June 2004
Emerald Green Arborvitae
This one grew two feet in four years.


Emerald Green Arborvitae
Growth Chart
Detailed Facts
Tree Calendar
Julie's Trees

Facts at a Glance
Thuja occidentalis -
'Emerald Green'

Planted 1997-2002
Smallest tree
Planting height: 1'
Largest tree planting height: 5'

2006 Update
Smallest now: 5'
Largest now: 8'

Mature Height: 15'+
Spread: 4'+
Growth rate: Moderate
Form: Pyramidal
Flowers: Cones
Fall color: Evergreen
Hardiness zone: 3 - 8
Culture: Full sun

Best feature:
Useful as a privacy screen

Worst problem:
Die easily

Do over? No

My First Real Blog is About Dead Trees


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A Tree Grower's Diary
'Emerald Green' Arborvitae


Photographs and text by Julie Walton Shaver


Eight arborvitae in the sideyard were planted in fall of 2002, and are pictured here in summer of 2003.


May 2005: Two years later, there's not much difference in height.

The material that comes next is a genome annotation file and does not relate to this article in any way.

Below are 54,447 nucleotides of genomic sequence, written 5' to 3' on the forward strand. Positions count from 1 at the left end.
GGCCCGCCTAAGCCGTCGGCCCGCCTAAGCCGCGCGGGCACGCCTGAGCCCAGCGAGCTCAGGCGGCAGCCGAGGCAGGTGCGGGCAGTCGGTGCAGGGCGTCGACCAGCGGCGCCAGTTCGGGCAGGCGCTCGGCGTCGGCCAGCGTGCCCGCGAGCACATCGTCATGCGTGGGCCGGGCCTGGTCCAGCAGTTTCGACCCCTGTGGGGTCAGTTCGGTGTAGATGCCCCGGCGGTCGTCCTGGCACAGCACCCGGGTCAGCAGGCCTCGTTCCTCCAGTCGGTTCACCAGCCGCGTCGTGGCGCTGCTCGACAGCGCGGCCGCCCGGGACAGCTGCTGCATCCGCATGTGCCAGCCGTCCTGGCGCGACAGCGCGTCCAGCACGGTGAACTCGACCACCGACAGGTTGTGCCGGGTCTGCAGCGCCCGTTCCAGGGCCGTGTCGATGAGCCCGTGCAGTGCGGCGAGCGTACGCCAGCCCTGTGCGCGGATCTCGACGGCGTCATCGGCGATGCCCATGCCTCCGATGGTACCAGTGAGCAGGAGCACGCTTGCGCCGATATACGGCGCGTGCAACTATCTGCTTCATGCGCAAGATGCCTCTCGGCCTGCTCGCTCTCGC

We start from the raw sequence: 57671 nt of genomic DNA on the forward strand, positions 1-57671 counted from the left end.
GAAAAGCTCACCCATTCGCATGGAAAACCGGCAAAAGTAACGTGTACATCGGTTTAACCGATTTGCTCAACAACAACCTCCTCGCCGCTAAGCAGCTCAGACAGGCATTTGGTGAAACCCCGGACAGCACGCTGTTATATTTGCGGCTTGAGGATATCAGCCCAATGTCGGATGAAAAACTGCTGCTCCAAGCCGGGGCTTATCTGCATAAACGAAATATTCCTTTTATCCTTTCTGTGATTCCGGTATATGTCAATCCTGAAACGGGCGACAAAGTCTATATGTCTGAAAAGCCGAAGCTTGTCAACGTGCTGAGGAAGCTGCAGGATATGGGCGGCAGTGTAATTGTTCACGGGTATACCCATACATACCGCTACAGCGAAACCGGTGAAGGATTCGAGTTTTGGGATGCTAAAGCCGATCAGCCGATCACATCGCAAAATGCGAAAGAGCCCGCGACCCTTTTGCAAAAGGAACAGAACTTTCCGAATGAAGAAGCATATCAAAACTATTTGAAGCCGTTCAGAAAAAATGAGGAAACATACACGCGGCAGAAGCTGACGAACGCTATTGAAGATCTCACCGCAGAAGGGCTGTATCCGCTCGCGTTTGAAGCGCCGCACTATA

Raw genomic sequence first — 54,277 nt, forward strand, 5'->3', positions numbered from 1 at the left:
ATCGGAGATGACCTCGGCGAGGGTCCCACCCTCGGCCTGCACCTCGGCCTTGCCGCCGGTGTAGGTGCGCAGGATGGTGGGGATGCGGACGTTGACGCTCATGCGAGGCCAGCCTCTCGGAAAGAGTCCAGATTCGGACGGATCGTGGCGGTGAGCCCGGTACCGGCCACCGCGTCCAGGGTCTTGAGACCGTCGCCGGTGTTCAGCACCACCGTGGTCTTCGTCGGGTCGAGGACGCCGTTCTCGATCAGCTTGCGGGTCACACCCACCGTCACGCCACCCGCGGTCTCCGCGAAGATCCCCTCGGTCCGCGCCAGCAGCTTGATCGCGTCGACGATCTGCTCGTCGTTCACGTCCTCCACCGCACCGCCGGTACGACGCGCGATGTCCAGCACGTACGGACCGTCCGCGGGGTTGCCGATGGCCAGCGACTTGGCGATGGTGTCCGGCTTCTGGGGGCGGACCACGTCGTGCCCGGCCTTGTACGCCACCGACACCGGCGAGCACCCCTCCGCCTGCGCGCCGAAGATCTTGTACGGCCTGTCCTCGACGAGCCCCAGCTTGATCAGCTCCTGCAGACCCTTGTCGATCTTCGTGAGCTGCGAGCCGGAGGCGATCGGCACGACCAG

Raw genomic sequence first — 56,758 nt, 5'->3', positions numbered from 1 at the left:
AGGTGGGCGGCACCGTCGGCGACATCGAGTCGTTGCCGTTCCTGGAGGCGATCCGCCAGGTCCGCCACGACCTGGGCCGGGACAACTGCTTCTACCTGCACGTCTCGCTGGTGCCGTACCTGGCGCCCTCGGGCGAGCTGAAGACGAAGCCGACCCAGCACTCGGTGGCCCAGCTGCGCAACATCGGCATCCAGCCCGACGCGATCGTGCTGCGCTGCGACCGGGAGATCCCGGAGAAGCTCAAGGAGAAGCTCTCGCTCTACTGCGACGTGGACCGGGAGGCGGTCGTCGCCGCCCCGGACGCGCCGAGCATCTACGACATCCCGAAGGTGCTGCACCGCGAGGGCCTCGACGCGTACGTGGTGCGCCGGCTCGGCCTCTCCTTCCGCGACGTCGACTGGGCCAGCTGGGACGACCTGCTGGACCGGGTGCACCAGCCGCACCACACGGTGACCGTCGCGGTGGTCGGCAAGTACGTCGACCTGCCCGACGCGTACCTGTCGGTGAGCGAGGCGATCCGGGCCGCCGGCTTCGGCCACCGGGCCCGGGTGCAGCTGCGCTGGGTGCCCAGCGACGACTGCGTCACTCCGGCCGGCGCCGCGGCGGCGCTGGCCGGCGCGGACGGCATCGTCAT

The slow rate of growth could be a result of constant stress from overloaded and salted snow from the neighbor's driveway, shown here in January 2005. (It is no fault of theirs; this is the only logical place to put the snow.)



June 2004 The shorter trees
were 1 foot tall when planted in
1998. In 2004, they were
about 5 feet tall. The
taller trees were 5 feet
tall when planted. In 2004,
they were 7 feet tall.


May 2006 The rate of growth for the smaller trees is much faster than that of the taller ones. Smaller trees were each one foot tall when planted from 1-gallon containers. Taller trees averaged 4.5 feet tall at planting time, and were all planted from burlap balls.

But the real problem is that I bought arborvitae that have multiple trunks, instead of searching for ones with one single leader. Look how my trees have lost their shape over the years! Yuck! (If I lived in an area with little or no snow, this might not be a concern, but here in New Jersey, it is clear to me now that multiple leader arborvitae are to be avoided.)



Planted in 1999, above: This tree was five feet tall when planted in a full-sun location in 1999.

June 2004, right: Four years later, it had grown to seven feet tall. In fall of 1997, I planted a one-foot arborvitae in full sun. Seven years later, that one measured six feet tall. Another one-footer planted in 1997 in a partial shade location measured 4.5 feet tall after seven years.


See Julie's Arborvitae Journal
For Julie's detailed comments, see the Arborvitae detailed facts page
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